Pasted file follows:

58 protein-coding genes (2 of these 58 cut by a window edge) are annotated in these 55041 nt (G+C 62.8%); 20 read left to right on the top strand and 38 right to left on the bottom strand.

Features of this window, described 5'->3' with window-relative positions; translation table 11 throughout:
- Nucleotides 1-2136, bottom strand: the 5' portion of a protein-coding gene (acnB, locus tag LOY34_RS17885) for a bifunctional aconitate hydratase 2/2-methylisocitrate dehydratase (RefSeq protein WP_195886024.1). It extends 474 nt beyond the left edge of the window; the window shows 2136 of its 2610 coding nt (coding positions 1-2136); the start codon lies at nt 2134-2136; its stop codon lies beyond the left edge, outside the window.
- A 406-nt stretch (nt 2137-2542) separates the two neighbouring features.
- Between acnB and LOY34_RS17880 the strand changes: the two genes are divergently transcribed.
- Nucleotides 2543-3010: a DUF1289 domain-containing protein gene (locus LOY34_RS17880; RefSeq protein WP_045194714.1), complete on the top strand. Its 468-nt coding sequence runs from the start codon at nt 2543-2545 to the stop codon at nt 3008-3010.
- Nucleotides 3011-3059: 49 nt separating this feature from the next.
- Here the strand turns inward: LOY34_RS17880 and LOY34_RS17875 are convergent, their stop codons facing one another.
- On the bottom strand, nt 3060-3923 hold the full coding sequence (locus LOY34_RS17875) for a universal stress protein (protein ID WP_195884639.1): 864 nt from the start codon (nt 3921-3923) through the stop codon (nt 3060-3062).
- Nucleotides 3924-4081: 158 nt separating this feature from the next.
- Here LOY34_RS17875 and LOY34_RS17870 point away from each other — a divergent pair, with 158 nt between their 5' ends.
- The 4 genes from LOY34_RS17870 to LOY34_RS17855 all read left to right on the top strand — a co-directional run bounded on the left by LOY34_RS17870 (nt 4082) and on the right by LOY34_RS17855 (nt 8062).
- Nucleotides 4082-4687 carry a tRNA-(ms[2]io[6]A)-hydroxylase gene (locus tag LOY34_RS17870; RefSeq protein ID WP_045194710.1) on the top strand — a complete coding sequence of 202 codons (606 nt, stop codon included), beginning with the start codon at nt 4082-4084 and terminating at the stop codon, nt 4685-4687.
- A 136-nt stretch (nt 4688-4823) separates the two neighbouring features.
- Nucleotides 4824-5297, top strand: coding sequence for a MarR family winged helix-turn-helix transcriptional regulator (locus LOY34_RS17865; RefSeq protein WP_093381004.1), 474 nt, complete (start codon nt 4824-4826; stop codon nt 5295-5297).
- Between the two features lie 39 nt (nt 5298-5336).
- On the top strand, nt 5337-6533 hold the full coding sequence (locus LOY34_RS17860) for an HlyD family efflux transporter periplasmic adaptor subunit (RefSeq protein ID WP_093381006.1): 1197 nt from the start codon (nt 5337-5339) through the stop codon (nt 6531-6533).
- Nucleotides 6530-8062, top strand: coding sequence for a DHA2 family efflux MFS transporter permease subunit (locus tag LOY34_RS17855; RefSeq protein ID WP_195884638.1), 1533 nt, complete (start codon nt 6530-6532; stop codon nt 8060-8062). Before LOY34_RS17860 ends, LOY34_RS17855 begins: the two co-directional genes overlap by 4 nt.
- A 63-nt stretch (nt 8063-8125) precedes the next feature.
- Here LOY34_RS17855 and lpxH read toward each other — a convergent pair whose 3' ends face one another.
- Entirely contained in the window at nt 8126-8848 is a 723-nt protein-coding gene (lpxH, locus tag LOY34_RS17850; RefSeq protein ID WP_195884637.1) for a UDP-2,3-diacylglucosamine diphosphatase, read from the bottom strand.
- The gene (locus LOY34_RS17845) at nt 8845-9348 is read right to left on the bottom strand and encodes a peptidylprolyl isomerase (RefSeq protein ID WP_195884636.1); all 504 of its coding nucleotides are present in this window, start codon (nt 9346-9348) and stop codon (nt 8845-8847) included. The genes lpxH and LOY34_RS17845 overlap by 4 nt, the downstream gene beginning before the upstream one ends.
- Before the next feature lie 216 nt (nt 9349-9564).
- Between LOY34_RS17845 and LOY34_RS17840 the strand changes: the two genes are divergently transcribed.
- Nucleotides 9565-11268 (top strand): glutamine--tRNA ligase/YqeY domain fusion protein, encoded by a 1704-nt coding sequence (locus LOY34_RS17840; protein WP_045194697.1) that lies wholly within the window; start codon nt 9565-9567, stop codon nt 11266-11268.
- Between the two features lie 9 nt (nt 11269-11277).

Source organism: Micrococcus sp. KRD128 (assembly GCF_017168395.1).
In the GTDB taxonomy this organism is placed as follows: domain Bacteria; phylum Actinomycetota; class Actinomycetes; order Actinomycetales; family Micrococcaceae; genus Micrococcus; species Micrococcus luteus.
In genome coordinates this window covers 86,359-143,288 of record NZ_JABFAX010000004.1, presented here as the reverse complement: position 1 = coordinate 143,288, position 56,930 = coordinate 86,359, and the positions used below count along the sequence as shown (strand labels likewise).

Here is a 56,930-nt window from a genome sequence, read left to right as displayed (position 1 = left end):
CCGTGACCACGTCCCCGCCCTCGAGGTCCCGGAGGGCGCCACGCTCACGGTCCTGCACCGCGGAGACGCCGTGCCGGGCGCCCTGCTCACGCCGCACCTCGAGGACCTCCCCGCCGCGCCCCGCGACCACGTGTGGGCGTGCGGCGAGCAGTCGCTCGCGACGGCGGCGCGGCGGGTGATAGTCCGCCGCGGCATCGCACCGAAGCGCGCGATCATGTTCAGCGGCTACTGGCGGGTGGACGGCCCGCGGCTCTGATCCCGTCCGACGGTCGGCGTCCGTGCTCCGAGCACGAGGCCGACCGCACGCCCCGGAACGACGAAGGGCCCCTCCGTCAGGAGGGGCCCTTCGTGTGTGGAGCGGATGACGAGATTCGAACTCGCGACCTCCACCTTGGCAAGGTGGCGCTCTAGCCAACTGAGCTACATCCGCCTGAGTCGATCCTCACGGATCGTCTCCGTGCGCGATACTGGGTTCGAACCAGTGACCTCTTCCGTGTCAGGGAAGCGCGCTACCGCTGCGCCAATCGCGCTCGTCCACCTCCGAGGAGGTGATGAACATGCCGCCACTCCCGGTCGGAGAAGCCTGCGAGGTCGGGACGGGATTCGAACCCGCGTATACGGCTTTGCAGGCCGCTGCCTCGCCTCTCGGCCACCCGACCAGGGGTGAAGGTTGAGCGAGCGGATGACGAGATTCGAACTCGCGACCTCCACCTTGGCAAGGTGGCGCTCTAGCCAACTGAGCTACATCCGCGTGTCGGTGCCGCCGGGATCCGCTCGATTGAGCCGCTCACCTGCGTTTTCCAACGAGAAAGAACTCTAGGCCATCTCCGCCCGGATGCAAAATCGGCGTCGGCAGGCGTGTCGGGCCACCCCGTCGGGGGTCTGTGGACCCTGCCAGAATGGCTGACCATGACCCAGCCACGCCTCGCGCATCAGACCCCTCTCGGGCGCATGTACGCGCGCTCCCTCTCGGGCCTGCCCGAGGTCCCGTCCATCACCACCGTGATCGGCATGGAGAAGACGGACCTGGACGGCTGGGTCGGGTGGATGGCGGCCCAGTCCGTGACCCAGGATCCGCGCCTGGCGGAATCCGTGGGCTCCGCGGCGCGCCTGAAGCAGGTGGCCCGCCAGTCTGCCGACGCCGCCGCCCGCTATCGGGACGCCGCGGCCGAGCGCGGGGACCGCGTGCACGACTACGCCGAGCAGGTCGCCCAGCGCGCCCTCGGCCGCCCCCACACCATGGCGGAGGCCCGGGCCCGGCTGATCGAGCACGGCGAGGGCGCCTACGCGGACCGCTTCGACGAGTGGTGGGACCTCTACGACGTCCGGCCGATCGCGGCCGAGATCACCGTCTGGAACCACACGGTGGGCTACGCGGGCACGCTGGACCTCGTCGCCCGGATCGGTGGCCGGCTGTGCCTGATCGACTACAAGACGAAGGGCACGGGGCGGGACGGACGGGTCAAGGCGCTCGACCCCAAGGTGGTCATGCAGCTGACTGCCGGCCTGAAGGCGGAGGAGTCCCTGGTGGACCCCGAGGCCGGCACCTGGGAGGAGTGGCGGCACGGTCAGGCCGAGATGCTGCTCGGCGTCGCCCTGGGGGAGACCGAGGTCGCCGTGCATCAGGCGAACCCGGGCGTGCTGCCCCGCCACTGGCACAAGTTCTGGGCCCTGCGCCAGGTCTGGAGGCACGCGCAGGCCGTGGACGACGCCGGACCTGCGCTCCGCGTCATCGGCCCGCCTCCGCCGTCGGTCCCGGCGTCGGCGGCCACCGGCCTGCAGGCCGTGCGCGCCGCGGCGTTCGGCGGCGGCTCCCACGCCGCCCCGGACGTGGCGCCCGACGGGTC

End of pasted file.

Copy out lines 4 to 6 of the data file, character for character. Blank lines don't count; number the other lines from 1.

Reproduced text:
- A 406-nt stretch (nt 2137-2542) separates the two neighbouring features.
- Between acnB and LOY34_RS17880 the strand changes: the two genes are divergently transcribed.
- Nucleotides 2543-3010: a DUF1289 domain-containing protein gene (locus LOY34_RS17880; RefSeq protein WP_045194714.1), complete on the top strand. Its 468-nt coding sequence runs from the start codon at nt 2543-2545 to the stop codon at nt 3008-3010.